The revolutionary tech that is helping save more lives
Emergency services are at the forefront of some of the deadliest disasters humans face, such as bushfires, earthquakes, pandemics and floods. As technology grows beyond society’s expectations of many years ago, the industry is continuously pressured to keep up and utilise what’s available to save lives. From tech that can control as many as 1,000 drones through to night vision goggles, Australian Aviation looks at revolutionary tech changing the game within the emergency services industry.
One device, 1,000 drones: Little Ripper drones and Advanced Navigation
Drones, or unmanned aerial vehicles (UAVs), are continuing to grow in popularity, accelerated by the pandemic’s ruthless forced exit of thousands of aircraft pilots. The global drone industry is expected to grow from $30 million in 2020 to over $50 million by 2025. While drones have been on a steady rise for the past decade, emergency services have only utilised the technology in the past few years.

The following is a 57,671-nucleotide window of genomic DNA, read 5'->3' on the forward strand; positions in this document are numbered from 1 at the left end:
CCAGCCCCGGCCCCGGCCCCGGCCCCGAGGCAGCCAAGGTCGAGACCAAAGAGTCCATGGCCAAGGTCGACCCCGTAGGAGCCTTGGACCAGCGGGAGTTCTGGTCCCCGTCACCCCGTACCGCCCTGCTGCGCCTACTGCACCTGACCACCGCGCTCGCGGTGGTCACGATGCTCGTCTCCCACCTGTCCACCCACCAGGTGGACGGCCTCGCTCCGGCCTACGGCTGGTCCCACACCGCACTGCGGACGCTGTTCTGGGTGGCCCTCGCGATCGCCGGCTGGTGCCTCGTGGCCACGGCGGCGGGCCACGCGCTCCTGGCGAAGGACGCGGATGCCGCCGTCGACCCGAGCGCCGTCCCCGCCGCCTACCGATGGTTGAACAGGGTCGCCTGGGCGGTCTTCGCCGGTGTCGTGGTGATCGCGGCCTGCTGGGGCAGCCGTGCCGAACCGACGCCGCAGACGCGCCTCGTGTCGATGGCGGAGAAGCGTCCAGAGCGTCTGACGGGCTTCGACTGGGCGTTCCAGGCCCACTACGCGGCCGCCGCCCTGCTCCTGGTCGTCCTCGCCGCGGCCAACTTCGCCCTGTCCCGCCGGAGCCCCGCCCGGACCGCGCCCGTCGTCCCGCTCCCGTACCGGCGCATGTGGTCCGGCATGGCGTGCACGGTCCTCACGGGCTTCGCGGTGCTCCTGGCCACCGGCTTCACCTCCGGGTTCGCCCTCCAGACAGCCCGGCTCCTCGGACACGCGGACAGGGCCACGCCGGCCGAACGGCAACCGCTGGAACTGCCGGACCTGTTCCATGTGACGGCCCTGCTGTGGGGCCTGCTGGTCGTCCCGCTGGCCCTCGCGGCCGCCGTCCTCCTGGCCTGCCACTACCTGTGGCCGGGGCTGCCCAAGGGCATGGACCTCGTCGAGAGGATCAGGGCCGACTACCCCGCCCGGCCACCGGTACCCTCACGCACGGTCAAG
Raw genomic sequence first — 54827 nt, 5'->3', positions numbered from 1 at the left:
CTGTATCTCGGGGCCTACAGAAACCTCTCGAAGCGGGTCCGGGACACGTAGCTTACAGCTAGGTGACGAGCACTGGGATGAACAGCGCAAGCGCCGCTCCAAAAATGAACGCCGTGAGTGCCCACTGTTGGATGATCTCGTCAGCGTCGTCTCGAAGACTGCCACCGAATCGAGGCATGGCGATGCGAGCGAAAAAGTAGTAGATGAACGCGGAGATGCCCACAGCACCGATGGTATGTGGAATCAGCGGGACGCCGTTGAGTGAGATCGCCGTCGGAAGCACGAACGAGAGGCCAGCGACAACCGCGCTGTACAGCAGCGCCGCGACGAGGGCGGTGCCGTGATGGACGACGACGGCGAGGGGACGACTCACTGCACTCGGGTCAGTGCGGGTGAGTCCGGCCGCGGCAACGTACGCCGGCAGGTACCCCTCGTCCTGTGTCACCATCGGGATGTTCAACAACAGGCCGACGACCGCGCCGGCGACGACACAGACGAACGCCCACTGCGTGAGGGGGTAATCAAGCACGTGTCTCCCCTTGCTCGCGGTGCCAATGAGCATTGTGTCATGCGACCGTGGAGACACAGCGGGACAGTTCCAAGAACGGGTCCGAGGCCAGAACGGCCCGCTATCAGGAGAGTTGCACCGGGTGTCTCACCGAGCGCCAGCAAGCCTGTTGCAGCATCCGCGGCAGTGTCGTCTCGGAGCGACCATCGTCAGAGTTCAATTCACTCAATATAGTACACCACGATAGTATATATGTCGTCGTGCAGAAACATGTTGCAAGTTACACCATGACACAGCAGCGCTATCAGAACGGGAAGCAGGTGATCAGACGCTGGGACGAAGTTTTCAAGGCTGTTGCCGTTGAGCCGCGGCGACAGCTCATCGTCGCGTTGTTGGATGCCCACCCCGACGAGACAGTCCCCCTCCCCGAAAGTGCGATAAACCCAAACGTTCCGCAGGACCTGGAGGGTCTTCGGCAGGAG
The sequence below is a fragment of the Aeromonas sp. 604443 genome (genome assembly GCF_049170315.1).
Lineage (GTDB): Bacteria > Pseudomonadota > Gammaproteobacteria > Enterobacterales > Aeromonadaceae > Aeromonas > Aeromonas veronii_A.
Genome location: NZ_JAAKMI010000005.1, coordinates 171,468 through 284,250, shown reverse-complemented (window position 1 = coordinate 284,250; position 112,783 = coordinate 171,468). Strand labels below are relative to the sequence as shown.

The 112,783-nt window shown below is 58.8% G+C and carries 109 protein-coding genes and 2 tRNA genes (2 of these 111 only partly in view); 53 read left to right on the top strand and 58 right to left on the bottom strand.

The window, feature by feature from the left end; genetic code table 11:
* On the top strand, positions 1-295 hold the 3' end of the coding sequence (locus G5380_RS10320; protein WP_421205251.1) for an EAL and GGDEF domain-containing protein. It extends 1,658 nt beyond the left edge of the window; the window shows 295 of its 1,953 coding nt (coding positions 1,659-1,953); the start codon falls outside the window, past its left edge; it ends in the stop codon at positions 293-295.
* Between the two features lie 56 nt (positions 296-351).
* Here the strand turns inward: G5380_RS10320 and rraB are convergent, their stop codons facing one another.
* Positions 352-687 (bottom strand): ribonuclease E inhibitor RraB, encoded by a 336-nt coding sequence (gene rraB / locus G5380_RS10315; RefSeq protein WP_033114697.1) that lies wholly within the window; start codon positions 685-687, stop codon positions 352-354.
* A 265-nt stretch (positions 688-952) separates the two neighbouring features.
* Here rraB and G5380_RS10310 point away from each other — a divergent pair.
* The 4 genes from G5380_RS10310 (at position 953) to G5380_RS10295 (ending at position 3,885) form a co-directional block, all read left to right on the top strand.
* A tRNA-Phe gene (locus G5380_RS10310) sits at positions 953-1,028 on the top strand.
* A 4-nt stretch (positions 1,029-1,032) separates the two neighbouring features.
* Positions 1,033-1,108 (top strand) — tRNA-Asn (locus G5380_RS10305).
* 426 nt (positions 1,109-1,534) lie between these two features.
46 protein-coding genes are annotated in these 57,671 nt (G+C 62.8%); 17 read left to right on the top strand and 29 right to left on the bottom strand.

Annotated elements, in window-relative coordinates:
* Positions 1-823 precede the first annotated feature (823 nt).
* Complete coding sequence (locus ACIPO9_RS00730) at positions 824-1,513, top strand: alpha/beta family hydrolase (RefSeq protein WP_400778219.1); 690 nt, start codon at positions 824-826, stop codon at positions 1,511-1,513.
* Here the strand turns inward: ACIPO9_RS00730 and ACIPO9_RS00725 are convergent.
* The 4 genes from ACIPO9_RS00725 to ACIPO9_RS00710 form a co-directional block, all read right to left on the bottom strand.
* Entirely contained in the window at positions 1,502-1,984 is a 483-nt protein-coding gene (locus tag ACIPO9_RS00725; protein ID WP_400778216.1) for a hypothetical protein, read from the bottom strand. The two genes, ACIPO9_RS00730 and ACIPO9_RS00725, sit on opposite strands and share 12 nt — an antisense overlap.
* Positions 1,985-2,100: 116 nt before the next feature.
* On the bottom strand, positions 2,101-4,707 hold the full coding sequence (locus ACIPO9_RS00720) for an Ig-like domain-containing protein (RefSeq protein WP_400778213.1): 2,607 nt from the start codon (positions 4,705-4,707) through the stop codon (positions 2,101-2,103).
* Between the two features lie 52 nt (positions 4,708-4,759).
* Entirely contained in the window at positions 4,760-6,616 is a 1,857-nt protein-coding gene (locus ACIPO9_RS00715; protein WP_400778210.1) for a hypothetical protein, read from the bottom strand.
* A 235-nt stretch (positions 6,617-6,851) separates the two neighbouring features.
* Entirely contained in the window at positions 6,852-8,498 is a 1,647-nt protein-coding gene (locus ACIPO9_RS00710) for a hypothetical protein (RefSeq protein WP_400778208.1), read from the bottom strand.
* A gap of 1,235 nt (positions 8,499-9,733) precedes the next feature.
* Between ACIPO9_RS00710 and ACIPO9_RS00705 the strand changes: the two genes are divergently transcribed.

In early October, Little Ripper drones partnered with software company Advanced Navigation to provide the first technology that utilises 4G/5G networks to control up to 1,000 drones at a time along a span of 1,000 kilometres. Other companies have attempted similar ambitions, such as controlling multiple drones at a time. Still, Little Ripper and Advanced Navigation have reached new heights this year.
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